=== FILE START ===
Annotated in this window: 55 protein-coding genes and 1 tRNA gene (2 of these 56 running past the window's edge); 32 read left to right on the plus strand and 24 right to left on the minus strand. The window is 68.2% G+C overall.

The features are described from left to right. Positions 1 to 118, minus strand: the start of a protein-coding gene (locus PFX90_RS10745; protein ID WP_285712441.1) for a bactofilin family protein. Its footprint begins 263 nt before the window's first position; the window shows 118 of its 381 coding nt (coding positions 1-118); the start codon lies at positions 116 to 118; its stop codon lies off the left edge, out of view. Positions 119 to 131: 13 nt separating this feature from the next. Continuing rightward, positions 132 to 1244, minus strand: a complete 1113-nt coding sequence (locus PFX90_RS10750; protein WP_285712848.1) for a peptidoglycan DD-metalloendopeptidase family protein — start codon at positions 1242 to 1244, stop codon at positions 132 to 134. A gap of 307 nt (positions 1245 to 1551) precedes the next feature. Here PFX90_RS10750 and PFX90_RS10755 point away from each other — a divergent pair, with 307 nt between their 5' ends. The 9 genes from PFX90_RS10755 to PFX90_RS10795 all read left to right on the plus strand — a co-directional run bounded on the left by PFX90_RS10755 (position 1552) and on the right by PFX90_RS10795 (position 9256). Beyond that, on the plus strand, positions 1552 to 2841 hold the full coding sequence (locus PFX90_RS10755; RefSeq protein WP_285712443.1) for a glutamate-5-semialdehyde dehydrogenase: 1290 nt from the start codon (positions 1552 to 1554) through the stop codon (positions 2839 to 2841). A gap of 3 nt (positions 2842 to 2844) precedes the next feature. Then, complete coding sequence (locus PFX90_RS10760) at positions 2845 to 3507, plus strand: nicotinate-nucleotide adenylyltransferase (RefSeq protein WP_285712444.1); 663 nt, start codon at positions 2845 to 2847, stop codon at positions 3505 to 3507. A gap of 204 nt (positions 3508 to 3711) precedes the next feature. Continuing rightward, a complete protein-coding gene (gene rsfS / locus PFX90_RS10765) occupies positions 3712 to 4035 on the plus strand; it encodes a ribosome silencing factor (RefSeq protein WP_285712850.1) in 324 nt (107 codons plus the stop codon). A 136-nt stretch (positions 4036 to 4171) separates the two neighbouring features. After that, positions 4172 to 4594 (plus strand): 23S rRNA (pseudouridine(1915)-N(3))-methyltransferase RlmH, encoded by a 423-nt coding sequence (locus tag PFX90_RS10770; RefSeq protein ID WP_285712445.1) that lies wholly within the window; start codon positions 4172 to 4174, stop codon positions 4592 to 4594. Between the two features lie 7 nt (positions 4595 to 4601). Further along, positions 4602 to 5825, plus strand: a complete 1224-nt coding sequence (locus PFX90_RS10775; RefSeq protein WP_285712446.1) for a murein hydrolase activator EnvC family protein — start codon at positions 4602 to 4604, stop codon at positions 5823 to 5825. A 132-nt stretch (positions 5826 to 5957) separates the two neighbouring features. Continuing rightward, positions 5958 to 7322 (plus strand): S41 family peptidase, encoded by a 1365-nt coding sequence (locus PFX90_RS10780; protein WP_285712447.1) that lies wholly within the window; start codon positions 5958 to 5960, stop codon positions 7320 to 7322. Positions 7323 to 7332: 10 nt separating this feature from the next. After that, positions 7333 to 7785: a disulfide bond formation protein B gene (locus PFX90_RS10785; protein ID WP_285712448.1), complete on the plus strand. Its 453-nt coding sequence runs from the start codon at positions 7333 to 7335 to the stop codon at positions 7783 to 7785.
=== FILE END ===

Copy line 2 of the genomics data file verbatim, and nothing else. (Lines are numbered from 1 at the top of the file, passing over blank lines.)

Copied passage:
The features are described from left to right. Positions 1 to 118, minus strand: the start of a protein-coding gene (locus PFX90_RS10745; protein ID WP_285712441.1) for a bactofilin family protein. Its footprint begins 263 nt before the window's first position; the window shows 118 of its 381 coding nt (coding positions 1-118); the start codon lies at positions 116 to 118; its stop codon lies off the left edge, out of view. Positions 119 to 131: 13 nt separating this feature from the next. Continuing rightward, positions 132 to 1244, minus strand: a complete 1113-nt coding sequence (locus PFX90_RS10750; protein WP_285712848.1) for a peptidoglycan DD-metalloendopeptidase family protein — start codon at positions 1242 to 1244, stop codon at positions 132 to 134. A gap of 307 nt (positions 1245 to 1551) precedes the next feature. Here PFX90_RS10750 and PFX90_RS10755 point away from each other — a divergent pair, with 307 nt between their 5' ends. The 9 genes from PFX90_RS10755 to PFX90_RS10795 all read left to right on the plus strand — a co-directional run bounded on the left by PFX90_RS10755 (position 1552) and on the right by PFX90_RS10795 (position 9256). Beyond that, on the plus strand, positions 1552 to 2841 hold the full coding sequence (locus PFX90_RS10755; RefSeq protein WP_285712443.1) for a glutamate-5-semialdehyde dehydrogenase: 1290 nt from the start codon (positions 1552 to 1554) through the stop codon (positions 2839 to 2841). A gap of 3 nt (positions 2842 to 2844) precedes the next feature. Then, complete coding sequence (locus PFX90_RS10760) at positions 2845 to 3507, plus strand: nicotinate-nucleotide adenylyltransferase (RefSeq protein WP_285712444.1); 663 nt, start codon at positions 2845 to 2847, stop codon at positions 3505 to 3507. A gap of 204 nt (positions 3508 to 3711) precedes the next feature. Continuing rightward, a complete protein-coding gene (gene rsfS / locus PFX90_RS10765) occupies positions 3712 to 4035 on the plus strand; it encodes a ribosome silencing factor (RefSeq protein WP_285712850.1) in 324 nt (107 codons plus the stop codon). A 136-nt stretch (positions 4036 to 4171) separates the two neighbouring features. After that, positions 4172 to 4594 (plus strand): 23S rRNA (pseudouridine(1915)-N(3))-methyltransferase RlmH, encoded by a 423-nt coding sequence (locus tag PFX90_RS10770; RefSeq protein ID WP_285712445.1) that lies wholly within the window; start codon positions 4172 to 4174, stop codon positions 4592 to 4594. Between the two features lie 7 nt (positions 4595 to 4601). Further along, positions 4602 to 5825, plus strand: a complete 1224-nt coding sequence (locus PFX90_RS10775; RefSeq protein WP_285712446.1) for a murein hydrolase activator EnvC family protein — start codon at positions 4602 to 4604, stop codon at positions 5823 to 5825. A 132-nt stretch (positions 5826 to 5957) separates the two neighbouring features. Continuing rightward, positions 5958 to 7322 (plus strand): S41 family peptidase, encoded by a 1365-nt coding sequence (locus PFX90_RS10780; protein WP_285712447.1) that lies wholly within the window; start codon positions 5958 to 5960, stop codon positions 7320 to 7322. Positions 7323 to 7332: 10 nt separating this feature from the next. After that, positions 7333 to 7785: a disulfide bond formation protein B gene (locus PFX90_RS10785; protein ID WP_285712448.1), complete on the plus strand. Its 453-nt coding sequence runs from the start codon at positions 7333 to 7335 to the stop codon at positions 7783 to 7785.